One of the reasons I did the Tabula Sanctorum and the Calendar recently is so that I’d have them easily available for reference in the year to come. The Calendar has already proven quite handy in that regard; but the Tabula Sanctorum is going to be a while before it is very effective as a handy reminder tool, alas…
I had known that two of our Sancti had their dies natalis this week, and had made a note for myself indicating such…and then, promptly forgot one the other day in my travels, but remembered the second today. So, my deepest apologies for neglecting one of them, who I shall mention first here before honoring the other worthy for today. Both of them are considered “Messengers of Antinous” because they
Herman Melville (August 1, 1819 – September 28, 1891) is a very famous American novelist, poet, short story writer and essayist, who was popular in the 1850s but who was nearly forgotten after that until his death in 1891. His masterpiece–in contention for the greatest American novel ever written–was Moby Dick, but his posthumous novella Billy Budd has also won great acclaim. And, interestingly, the protagonist of the latter might not be the “Christ-figure” that he is painted to be so frequently in high school American lit classes, but instead he may have owed a great deal of his inspiration to Antinous. Melville visited Italy and toured around various places that had Antinous statuary, and he was impressed and moved by what he saw, and made notes of such in his personal writings. If I am not mistaken, he does write about him directly elsewhere as well, but nonetheless, this is a fascinating dimension to add to one’s study of American literature and its luminaries.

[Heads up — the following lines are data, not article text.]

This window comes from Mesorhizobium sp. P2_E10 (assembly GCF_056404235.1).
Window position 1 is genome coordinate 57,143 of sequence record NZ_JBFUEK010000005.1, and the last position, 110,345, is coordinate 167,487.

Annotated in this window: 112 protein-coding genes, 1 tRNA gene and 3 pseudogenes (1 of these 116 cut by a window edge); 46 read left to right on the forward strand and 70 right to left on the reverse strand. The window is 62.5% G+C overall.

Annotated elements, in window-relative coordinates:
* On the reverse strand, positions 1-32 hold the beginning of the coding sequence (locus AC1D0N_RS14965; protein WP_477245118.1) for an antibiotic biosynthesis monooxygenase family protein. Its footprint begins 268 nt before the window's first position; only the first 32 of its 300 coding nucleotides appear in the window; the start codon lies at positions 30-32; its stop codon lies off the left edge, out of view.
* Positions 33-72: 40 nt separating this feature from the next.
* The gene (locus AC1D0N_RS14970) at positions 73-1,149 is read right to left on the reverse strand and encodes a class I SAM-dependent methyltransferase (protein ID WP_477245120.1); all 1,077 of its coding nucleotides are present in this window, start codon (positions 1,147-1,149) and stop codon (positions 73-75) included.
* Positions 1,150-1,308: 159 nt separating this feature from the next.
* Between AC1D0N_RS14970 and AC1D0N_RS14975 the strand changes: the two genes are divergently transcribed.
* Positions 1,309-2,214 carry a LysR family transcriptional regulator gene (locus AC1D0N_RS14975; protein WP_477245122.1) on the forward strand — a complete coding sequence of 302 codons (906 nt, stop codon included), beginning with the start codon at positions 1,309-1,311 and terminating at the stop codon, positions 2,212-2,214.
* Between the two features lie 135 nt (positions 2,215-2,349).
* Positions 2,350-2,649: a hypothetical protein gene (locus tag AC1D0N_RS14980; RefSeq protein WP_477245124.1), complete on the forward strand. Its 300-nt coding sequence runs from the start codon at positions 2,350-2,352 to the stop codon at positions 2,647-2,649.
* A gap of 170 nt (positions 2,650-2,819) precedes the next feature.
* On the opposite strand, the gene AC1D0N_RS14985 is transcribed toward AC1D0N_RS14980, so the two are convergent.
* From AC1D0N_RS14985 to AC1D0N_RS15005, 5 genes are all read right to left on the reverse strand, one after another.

The Sanctus of the day, however, is Percy Bysshe Shelley (August 4, 1792 – July 8, 1822), who was one of the most famous Romantic poets. Many of his poems are influenced by or based upon classical figures, and in this regard Antinous does feature in his unfinished short story The Coliseum, and is related as comparable to the story’s main, nameless character in terms of the quality of his beauty; this story was written shortly after Shelley visited the Vatican and saw several of the statues of Antinous therein. He was only 29 when he died, and he happened to die by drowning, which further connects him to Antinous as well. The statue of him below, in his memorial in University College Oxford, is something that I was never able to see while I was there, unfortunately.
So, both of the Sancti I have mentioned for this first part of August have in common that they saw some of the same statues, and had them go on to influence the characterization of beautiful male youths in their own writings quite explicitly. Interesting, eh?
In any case, the works of both of these writers were wonderful and important, and they should never be forgotten!
Ignis Corporis Infirmat, Ignis sed Animae Perstat!